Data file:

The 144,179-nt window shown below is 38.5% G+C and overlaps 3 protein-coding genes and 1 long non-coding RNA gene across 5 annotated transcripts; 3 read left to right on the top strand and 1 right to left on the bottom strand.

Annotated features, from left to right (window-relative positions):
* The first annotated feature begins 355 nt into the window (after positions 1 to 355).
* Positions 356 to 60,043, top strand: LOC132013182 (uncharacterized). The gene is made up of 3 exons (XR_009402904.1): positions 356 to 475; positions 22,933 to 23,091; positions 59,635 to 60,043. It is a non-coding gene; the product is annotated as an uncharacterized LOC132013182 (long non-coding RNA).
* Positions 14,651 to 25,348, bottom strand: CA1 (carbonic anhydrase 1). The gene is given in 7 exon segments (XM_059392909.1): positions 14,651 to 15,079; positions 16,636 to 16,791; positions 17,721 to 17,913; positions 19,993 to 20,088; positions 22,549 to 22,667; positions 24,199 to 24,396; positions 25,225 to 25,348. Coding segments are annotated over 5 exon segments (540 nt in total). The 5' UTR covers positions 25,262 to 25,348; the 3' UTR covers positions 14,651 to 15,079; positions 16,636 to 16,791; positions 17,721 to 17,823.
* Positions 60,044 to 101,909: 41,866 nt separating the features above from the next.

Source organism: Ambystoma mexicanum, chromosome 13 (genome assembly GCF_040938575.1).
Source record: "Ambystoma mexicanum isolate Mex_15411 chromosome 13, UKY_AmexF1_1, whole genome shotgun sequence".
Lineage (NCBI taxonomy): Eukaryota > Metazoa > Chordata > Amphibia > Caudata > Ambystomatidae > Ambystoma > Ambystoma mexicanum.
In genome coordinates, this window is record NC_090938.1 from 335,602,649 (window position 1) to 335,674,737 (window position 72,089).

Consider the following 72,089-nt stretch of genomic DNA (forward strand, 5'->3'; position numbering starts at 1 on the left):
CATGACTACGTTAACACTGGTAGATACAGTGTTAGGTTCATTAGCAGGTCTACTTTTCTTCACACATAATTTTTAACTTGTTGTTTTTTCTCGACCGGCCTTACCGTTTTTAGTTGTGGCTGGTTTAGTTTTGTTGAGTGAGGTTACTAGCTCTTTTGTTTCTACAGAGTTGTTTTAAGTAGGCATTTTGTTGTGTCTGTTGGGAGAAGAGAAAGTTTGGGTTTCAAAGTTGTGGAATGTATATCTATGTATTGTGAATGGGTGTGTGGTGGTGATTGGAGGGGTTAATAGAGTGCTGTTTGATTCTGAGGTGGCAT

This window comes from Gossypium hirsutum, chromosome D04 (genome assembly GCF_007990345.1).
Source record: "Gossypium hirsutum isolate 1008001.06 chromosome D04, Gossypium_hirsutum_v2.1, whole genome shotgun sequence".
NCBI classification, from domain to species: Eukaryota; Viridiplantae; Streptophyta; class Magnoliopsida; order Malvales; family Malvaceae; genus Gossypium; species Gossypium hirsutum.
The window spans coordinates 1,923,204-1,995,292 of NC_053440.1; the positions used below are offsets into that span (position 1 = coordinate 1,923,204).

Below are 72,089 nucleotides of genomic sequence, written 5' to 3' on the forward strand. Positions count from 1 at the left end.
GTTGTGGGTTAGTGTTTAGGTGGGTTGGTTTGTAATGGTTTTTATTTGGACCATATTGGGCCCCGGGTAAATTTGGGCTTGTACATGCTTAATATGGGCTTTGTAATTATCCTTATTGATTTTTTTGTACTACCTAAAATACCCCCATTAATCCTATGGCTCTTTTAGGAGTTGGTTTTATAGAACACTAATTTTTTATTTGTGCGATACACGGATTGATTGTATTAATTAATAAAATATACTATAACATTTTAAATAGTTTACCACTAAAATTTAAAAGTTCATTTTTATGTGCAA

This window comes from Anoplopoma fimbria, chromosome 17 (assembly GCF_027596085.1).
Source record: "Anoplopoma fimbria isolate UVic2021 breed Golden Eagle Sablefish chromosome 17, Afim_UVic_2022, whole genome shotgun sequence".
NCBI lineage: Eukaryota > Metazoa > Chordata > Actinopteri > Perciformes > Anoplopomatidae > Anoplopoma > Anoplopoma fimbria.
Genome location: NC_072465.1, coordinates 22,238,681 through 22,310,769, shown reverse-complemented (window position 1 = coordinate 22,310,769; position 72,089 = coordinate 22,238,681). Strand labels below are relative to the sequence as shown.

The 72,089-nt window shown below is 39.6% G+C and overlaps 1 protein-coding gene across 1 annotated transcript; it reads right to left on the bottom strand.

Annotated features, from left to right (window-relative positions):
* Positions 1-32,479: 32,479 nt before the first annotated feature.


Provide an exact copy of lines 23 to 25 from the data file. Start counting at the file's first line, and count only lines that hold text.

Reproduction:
The 72,089-nt window shown below is 39.6% G+C and overlaps 1 protein-coding gene across 1 annotated transcript; it reads right to left on the bottom strand.

Annotated features, from left to right (window-relative positions):
* Positions 1-32,479: 32,479 nt before the first annotated feature.